Address by Dr Poonam Khetrapal Singh Regional Director, WHO South-East Asia Symposium on Dengue Prevention and Control

New Delhi, 29 September 2014

Address by Dr Poonam Khetrapal Singh Regional Director, WHO South-East Asia Symposium on Dengue Prevention and Control New Delhi, 29 September 2014 Dr K Vijay Raghavan, Secretary, Department of Biotechnology, Government of India; Dr VM Katoch, Secretary, Department of Health Research & DG, ICMR, Prof NK Ganguly, Prof Duane Gubler, distinguished guests, ladies and gentlemen.

I am indeed very pleased to be with you all at this Symposium on Dengue Prevention and Control. It is timely and topical. Dengue has established itself as the world’s fastest growing vector-borne disease. Ever since its detection in early 1950s, a 30-fold increase has been seen in its incidence. Globally, an estimated 50–100 million dengue infections occur annually in over 100 endemic countries. Almost half of the world’s population is currently considered at risk of contracting dengue.

Dengue is still an emerging infection and the overall trend in the WHO South-East Asia Region is increasing. Our Region contributes to more than half of the global burden of dengue. About 52% of the global population at risk resides in this Region. The disease is endemic in 10 of the 11 Member States.

Dengue cases have been regularly reported in this Region since 2000. The Region was severely hit in 2010 with more than 350,000 cases and around 2000 deaths. 2013 surpassed even this number of cases with Member States reporting almost 400,000 cases. Five of our Member States viz. India, Indonesia, Myanmar, Sri Lanka and Thailand are among the 30 most highly endemic countries in the world. Let me share some good news now. In spite of the increasing number of cases, the deaths due to dengue have been very low in our Region. With concerted efforts by all Member States, and technical assistance from WHO, good case management capacity has been established in all countries during the past decade. The Region has been able to sustain CFR of less than 0.5% and is striving to prevent any death from dengue.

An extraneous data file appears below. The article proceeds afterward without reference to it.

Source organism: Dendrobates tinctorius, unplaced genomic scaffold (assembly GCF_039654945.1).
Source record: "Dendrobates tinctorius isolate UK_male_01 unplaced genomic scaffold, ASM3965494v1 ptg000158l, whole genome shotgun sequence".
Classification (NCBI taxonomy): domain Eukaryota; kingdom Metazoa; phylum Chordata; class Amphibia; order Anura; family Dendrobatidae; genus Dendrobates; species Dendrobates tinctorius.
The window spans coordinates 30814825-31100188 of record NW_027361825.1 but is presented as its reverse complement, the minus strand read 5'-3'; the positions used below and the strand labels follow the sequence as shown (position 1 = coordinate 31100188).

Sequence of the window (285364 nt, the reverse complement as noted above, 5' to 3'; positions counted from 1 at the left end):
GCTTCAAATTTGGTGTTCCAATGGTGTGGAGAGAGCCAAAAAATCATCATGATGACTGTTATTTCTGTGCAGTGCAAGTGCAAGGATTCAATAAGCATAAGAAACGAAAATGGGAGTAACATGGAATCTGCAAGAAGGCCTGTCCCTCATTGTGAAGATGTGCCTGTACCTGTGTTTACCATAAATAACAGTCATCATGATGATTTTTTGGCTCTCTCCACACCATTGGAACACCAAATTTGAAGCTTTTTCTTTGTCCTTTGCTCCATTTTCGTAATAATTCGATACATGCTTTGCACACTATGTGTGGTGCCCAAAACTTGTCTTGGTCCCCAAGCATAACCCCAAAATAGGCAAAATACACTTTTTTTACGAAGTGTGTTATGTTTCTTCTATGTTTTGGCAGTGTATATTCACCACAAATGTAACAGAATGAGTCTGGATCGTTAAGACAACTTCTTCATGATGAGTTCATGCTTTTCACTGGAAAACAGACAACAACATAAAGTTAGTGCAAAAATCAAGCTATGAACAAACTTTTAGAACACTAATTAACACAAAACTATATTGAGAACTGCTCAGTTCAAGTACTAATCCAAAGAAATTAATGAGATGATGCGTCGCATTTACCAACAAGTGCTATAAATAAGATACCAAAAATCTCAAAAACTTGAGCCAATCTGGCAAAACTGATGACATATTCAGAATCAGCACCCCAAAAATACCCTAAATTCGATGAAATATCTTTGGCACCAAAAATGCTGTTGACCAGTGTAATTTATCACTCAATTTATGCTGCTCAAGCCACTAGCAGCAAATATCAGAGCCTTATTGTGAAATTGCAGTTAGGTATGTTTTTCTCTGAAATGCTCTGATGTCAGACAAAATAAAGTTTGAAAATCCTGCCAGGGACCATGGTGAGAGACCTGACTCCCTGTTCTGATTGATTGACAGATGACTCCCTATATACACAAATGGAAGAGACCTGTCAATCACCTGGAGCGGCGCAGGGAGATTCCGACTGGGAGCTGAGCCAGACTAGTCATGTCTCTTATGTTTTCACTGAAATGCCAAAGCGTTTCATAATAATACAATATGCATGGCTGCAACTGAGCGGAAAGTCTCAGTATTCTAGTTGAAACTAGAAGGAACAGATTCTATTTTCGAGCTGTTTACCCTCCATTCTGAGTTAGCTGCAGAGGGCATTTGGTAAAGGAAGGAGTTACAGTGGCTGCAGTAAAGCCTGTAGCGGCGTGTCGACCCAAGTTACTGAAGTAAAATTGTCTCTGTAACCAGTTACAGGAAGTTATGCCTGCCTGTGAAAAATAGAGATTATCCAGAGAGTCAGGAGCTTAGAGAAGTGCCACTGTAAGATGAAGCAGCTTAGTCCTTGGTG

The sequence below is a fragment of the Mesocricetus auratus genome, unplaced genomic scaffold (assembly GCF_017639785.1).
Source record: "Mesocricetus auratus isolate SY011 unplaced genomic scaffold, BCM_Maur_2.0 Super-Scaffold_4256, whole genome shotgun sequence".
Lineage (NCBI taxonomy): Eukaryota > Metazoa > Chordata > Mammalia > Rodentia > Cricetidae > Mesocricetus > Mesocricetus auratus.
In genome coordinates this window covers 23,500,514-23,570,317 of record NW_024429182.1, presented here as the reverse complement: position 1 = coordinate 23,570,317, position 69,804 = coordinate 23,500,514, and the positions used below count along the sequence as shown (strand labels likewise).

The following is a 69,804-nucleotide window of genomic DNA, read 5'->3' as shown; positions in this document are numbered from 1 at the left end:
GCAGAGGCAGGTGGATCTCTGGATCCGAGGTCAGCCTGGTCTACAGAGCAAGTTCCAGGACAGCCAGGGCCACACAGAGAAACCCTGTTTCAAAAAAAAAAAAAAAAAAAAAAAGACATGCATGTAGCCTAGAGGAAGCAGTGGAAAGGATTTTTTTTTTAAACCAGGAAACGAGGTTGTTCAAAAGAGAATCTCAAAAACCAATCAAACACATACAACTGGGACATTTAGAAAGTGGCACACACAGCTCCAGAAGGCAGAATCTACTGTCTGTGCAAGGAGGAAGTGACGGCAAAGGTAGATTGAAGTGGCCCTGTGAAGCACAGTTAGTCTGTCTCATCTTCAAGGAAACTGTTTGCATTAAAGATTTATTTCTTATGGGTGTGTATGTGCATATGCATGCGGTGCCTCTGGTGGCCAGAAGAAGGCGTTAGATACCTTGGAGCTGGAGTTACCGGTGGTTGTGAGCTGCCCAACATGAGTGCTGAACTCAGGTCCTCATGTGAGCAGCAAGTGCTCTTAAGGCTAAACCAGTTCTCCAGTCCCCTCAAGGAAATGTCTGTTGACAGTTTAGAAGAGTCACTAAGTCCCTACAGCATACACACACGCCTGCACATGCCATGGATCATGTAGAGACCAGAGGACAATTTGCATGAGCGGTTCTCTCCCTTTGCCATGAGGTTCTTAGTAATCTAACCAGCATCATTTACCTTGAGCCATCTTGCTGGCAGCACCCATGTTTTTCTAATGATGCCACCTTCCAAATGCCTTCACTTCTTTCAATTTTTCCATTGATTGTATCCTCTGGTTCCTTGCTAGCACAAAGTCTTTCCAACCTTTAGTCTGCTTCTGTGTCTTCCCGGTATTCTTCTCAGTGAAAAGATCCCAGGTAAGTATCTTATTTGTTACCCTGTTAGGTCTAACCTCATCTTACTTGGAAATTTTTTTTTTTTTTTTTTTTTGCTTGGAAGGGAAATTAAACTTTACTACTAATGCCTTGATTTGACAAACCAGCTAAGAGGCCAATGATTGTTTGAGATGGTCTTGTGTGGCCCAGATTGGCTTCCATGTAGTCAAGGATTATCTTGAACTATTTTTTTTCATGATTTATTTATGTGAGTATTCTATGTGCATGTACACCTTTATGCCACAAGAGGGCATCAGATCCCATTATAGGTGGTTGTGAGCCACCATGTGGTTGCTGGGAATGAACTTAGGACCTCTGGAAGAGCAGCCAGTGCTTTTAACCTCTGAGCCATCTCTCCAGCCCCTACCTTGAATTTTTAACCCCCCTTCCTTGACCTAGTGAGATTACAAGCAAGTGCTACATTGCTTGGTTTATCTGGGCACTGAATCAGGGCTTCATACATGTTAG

Ladies and gentlemen,

Outbreaks of dengue are now occurring with greater frequency. As is obvious from currently available evidence, dengue is a disease with which we have to fight a long battle.  

How do we move forward ?

In this context I wish to share with four strategic directions to guide our collective efforts to mitigate the impact of this disease.

First, we need to understand and keep pace with the changing epidemiology of dengue especially the multiple ecological factors that influence spread of this disease. Being a vector-borne disease, an ever increasing numbers and varieties of mosquito breeding habitats are being created with rapid and poorly planned urbanization, globalization, consumerisms, poor solid waste and water management and increasing population movement without adequate measures to prevent vector breeding.

Climate change is also influencing ecology that benefits vectors.

The accumulation of modern non-biodegradable products such as automobile tyres, plastic containers and tin products provide a conducive environment for prolific breeding of Aedes aegypti and Aedes albopictus vectors of dengue. Most of these factors are because of actions –or inactions of sectors other than health. Hence, effective and sustainable prevention and control of dengue requires interventions that address these factors in an integrated and multisectoral approach.

Recognizing the importance of multisectoral approach and to advocate utmost need for “Health in All Policies”, the Health Ministers of the South-East Asia Region, in their recent meeting held a few weeks back, have given a call for Dhaka Declaration on Vector-borne Diseases. The Declaration encourages a “whole of government” approach against diseases such as dengue. We are very optimistic that this declaration shall act as a strong catalyst to stimulate comprehensive multisectoral action against vector-borne diseases in our Region.